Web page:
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Object lesson No 56 The radio

Electromagnetic radiation is everywhere. But nobody knew it until 1864, when a British scientist called James Maxwell saw the light - the only visible kind - and proposed the existence of invisible varieties.

Fourteen years later, Heinrich Hertz showed Maxwell's hunch to be correct, and gave his name to the system we still use for measuring their frequency. Gamma rays, X-rays, infrared and ultra-violet light - even microwaves - have sparked all sorts of technological innovations. But perhaps none has changed our lives quite so profoundly as radio waves.

Distant stars, pulsars and quasars give off radio waves, and modern radio telescopes have enabled us to map the universe. But 100 years ago, a much simpler invention was making waves. When Guglielmo Marconi sent a signal across the Atlantic in 1901 ("serenely ignoring the curvature of the Earth", as he put it), he proved that radio waves didn't travel in straight lines, and started a communications revolution.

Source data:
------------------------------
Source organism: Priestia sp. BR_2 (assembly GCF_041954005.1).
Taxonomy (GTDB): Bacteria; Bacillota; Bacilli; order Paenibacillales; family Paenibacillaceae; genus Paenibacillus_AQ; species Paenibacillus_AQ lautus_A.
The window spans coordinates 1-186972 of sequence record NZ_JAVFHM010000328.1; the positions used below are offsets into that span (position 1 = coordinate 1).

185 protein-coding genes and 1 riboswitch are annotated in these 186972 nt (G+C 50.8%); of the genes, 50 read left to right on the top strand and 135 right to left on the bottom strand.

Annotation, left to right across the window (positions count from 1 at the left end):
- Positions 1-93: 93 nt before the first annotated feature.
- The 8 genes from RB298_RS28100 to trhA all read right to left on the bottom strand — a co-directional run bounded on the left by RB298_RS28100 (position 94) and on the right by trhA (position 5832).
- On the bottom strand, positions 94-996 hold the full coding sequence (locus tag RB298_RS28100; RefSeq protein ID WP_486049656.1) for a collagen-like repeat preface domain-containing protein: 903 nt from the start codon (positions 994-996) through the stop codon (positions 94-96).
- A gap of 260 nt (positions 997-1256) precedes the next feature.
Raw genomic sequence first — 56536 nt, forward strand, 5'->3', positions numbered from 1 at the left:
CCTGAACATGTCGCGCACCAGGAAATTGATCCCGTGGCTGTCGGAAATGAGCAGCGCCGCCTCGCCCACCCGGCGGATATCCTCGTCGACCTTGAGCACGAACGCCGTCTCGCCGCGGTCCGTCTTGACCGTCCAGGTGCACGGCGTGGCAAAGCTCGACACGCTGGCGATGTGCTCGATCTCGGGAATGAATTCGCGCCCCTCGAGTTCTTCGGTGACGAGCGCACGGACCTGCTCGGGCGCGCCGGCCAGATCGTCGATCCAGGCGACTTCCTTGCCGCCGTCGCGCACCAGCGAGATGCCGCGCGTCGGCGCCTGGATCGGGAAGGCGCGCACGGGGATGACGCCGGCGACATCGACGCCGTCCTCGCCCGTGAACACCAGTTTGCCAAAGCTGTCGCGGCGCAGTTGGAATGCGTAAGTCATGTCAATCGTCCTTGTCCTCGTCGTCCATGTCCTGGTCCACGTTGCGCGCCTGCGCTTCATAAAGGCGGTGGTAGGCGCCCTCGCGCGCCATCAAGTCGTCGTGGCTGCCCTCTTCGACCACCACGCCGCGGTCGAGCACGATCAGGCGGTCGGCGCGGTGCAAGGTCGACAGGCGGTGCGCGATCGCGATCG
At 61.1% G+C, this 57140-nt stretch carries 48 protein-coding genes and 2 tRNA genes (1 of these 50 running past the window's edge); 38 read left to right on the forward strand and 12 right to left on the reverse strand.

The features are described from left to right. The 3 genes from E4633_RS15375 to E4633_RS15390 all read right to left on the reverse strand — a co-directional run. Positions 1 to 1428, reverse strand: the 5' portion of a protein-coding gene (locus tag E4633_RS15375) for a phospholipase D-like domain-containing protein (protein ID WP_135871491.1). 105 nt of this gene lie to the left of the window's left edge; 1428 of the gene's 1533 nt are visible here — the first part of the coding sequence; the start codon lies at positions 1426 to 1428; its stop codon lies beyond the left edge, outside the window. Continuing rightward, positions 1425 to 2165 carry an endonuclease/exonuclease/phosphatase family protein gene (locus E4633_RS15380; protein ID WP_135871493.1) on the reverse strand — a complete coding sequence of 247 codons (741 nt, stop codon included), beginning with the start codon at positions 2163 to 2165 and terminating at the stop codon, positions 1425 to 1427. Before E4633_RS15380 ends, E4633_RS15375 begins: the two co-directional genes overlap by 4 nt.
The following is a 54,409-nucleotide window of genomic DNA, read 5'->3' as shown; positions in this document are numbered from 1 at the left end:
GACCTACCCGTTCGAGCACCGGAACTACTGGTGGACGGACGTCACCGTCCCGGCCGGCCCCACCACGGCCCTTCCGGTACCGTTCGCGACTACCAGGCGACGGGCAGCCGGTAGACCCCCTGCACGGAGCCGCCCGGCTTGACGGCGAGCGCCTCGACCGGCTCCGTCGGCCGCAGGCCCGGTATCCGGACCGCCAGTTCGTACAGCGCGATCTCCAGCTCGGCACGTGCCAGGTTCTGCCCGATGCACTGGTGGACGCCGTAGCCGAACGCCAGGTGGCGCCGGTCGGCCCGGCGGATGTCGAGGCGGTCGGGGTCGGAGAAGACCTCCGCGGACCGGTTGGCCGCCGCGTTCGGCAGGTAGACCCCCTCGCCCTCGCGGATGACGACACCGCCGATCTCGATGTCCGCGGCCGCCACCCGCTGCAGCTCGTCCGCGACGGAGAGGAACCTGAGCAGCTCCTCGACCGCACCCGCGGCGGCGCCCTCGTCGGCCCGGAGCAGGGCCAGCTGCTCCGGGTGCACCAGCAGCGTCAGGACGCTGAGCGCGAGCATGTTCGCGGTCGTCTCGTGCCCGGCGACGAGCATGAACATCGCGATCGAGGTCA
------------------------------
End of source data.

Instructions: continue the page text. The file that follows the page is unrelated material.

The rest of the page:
Unlike telegraphs, radio transmitters were, of course, wire-less, which meant Morse code signals could be sent and received at sea, providing a lifeline for shipping - the Titanic's 700 survivors presented Marconi with a golden medal in thanks. The first radio sttion - KDKA in Pittsburgh, Pennsylvania - was set up soon afterwards in 1920. Two years later, the BBC was born, but early radio announcers, clearly in awe of the new invention, were warned: "Do not sneeze into the microphone. If you cough, you will deafen thousands."

Until television arrived, radio was our number one means of mass communication. Families would huddle round sets during the Second World War, listening to news from the front and Churchill's stirring speeches. Hitler's spin doctor, Goebbels, used it as a propaganda machine, sending out the infamous Lord Haw-Haw broadcasts. And Orson Welles's deadpan announcement that Earth was being invaded by Martians, as part of a production of H G Wells's War of the Worlds, prompted panic evacuations across the United States.

Cheap and portable, simple to build and easy to operate, the radio has been loved by truckers on the citizens' band, hospitals and amateur hams. Pirate stations have sailed its airwaves and revolutionaries have seized its stations. It's the home of the afternoon play, rolling news and ball-by-ball commentary. Music lovers couldn't live without it - think of all the songs about it. And remember where you heard them first.

Harvey McGavin

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